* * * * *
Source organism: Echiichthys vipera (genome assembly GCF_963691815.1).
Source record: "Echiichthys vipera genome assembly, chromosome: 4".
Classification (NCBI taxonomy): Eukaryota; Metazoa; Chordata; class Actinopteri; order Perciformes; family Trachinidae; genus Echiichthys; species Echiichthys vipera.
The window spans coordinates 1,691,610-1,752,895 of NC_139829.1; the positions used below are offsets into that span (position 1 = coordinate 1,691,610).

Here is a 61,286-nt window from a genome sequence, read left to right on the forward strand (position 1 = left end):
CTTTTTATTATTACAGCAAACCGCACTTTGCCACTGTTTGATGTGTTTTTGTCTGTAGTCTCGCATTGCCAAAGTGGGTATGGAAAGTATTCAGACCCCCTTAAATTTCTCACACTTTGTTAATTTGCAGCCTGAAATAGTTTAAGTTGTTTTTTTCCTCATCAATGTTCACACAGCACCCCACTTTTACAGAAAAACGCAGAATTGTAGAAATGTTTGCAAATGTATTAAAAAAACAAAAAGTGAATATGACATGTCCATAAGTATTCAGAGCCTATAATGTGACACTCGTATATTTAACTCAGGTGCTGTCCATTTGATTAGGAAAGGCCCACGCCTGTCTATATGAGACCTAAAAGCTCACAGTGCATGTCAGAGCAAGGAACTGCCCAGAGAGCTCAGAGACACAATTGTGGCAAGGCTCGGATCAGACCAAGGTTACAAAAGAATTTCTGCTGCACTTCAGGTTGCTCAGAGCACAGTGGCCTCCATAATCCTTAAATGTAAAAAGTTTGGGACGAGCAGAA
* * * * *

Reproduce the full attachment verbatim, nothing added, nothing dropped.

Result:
Source organism: Echiichthys vipera (genome assembly GCF_963691815.1).
Source record: "Echiichthys vipera genome assembly, chromosome: 4".
Classification (NCBI taxonomy): Eukaryota; Metazoa; Chordata; class Actinopteri; order Perciformes; family Trachinidae; genus Echiichthys; species Echiichthys vipera.
The window spans coordinates 1,691,610-1,752,895 of NC_139829.1; the positions used below are offsets into that span (position 1 = coordinate 1,691,610).

Here is a 61,286-nt window from a genome sequence, read left to right on the forward strand (position 1 = left end):
CTTTTTATTATTACAGCAAACCGCACTTTGCCACTGTTTGATGTGTTTTTGTCTGTAGTCTCGCATTGCCAAAGTGGGTATGGAAAGTATTCAGACCCCCTTAAATTTCTCACACTTTGTTAATTTGCAGCCTGAAATAGTTTAAGTTGTTTTTTTCCTCATCAATGTTCACACAGCACCCCACTTTTACAGAAAAACGCAGAATTGTAGAAATGTTTGCAAATGTATTAAAAAAACAAAAAGTGAATATGACATGTCCATAAGTATTCAGAGCCTATAATGTGACACTCGTATATTTAACTCAGGTGCTGTCCATTTGATTAGGAAAGGCCCACGCCTGTCTATATGAGACCTAAAAGCTCACAGTGCATGTCAGAGCAAGGAACTGCCCAGAGAGCTCAGAGACACAATTGTGGCAAGGCTCGGATCAGACCAAGGTTACAAAAGAATTTCTGCTGCACTTCAGGTTGCTCAGAGCACAGTGGCCTCCATAATCCTTAAATGTAAAAAGTTTGGGACGAGCAGAA